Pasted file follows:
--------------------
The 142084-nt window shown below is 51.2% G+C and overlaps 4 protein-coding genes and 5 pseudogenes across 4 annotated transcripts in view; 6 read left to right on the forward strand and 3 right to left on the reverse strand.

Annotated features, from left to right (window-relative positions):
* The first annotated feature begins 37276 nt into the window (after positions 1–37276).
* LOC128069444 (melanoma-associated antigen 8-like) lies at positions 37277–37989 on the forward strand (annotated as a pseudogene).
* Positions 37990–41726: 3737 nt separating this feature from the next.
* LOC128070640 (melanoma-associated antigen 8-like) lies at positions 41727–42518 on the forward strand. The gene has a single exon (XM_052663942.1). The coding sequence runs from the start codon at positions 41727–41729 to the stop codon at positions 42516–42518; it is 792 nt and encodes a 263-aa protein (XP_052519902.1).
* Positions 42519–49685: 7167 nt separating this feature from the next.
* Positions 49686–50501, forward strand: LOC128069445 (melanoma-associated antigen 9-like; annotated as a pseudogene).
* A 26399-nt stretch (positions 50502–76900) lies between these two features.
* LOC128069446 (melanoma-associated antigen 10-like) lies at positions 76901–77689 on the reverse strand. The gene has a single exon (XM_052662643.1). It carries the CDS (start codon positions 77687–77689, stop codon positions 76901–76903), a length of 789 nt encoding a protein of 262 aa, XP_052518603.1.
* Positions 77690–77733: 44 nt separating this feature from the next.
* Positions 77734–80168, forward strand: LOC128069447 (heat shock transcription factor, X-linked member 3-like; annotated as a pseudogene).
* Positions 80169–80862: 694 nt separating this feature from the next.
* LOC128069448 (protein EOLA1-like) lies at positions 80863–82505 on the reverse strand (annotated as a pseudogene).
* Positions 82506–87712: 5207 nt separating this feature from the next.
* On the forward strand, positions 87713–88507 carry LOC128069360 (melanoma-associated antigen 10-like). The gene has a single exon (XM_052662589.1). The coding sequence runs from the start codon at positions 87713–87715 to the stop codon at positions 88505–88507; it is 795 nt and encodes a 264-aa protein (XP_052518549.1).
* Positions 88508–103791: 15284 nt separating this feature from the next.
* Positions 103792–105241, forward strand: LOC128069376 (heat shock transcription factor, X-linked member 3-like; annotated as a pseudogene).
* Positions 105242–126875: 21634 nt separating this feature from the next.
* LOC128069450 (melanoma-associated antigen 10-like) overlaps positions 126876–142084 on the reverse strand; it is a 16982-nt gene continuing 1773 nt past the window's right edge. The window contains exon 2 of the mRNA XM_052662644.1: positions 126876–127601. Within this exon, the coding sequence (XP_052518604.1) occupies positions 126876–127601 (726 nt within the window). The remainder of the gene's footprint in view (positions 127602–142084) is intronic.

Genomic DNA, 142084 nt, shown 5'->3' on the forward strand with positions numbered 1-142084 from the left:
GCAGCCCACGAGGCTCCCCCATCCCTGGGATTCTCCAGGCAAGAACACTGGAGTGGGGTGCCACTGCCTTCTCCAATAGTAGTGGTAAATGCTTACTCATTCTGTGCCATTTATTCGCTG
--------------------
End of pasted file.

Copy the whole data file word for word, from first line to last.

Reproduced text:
The 142084-nt window shown below is 51.2% G+C and overlaps 4 protein-coding genes and 5 pseudogenes across 4 annotated transcripts in view; 6 read left to right on the forward strand and 3 right to left on the reverse strand.

Annotated features, from left to right (window-relative positions):
* The first annotated feature begins 37276 nt into the window (after positions 1–37276).
* LOC128069444 (melanoma-associated antigen 8-like) lies at positions 37277–37989 on the forward strand (annotated as a pseudogene).
* Positions 37990–41726: 3737 nt separating this feature from the next.
* LOC128070640 (melanoma-associated antigen 8-like) lies at positions 41727–42518 on the forward strand. The gene has a single exon (XM_052663942.1). The coding sequence runs from the start codon at positions 41727–41729 to the stop codon at positions 42516–42518; it is 792 nt and encodes a 263-aa protein (XP_052519902.1).
* Positions 42519–49685: 7167 nt separating this feature from the next.
* Positions 49686–50501, forward strand: LOC128069445 (melanoma-associated antigen 9-like; annotated as a pseudogene).
* A 26399-nt stretch (positions 50502–76900) lies between these two features.
* LOC128069446 (melanoma-associated antigen 10-like) lies at positions 76901–77689 on the reverse strand. The gene has a single exon (XM_052662643.1). It carries the CDS (start codon positions 77687–77689, stop codon positions 76901–76903), a length of 789 nt encoding a protein of 262 aa, XP_052518603.1.
* Positions 77690–77733: 44 nt separating this feature from the next.
* Positions 77734–80168, forward strand: LOC128069447 (heat shock transcription factor, X-linked member 3-like; annotated as a pseudogene).
* Positions 80169–80862: 694 nt separating this feature from the next.
* LOC128069448 (protein EOLA1-like) lies at positions 80863–82505 on the reverse strand (annotated as a pseudogene).
* Positions 82506–87712: 5207 nt separating this feature from the next.
* On the forward strand, positions 87713–88507 carry LOC128069360 (melanoma-associated antigen 10-like). The gene has a single exon (XM_052662589.1). The coding sequence runs from the start codon at positions 87713–87715 to the stop codon at positions 88505–88507; it is 795 nt and encodes a 264-aa protein (XP_052518549.1).
* Positions 88508–103791: 15284 nt separating this feature from the next.
* Positions 103792–105241, forward strand: LOC128069376 (heat shock transcription factor, X-linked member 3-like; annotated as a pseudogene).
* Positions 105242–126875: 21634 nt separating this feature from the next.
* LOC128069450 (melanoma-associated antigen 10-like) overlaps positions 126876–142084 on the reverse strand; it is a 16982-nt gene continuing 1773 nt past the window's right edge. The window contains exon 2 of the mRNA XM_052662644.1: positions 126876–127601. Within this exon, the coding sequence (XP_052518604.1) occupies positions 126876–127601 (726 nt within the window). The remainder of the gene's footprint in view (positions 127602–142084) is intronic.

Genomic DNA, 142084 nt, shown 5'->3' on the forward strand with positions numbered 1-142084 from the left:
GCAGCCCACGAGGCTCCCCCATCCCTGGGATTCTCCAGGCAAGAACACTGGAGTGGGGTGCCACTGCCTTCTCCAATAGTAGTGGTAAATGCTTACTCATTCTGTGCCATTTATTCGCTG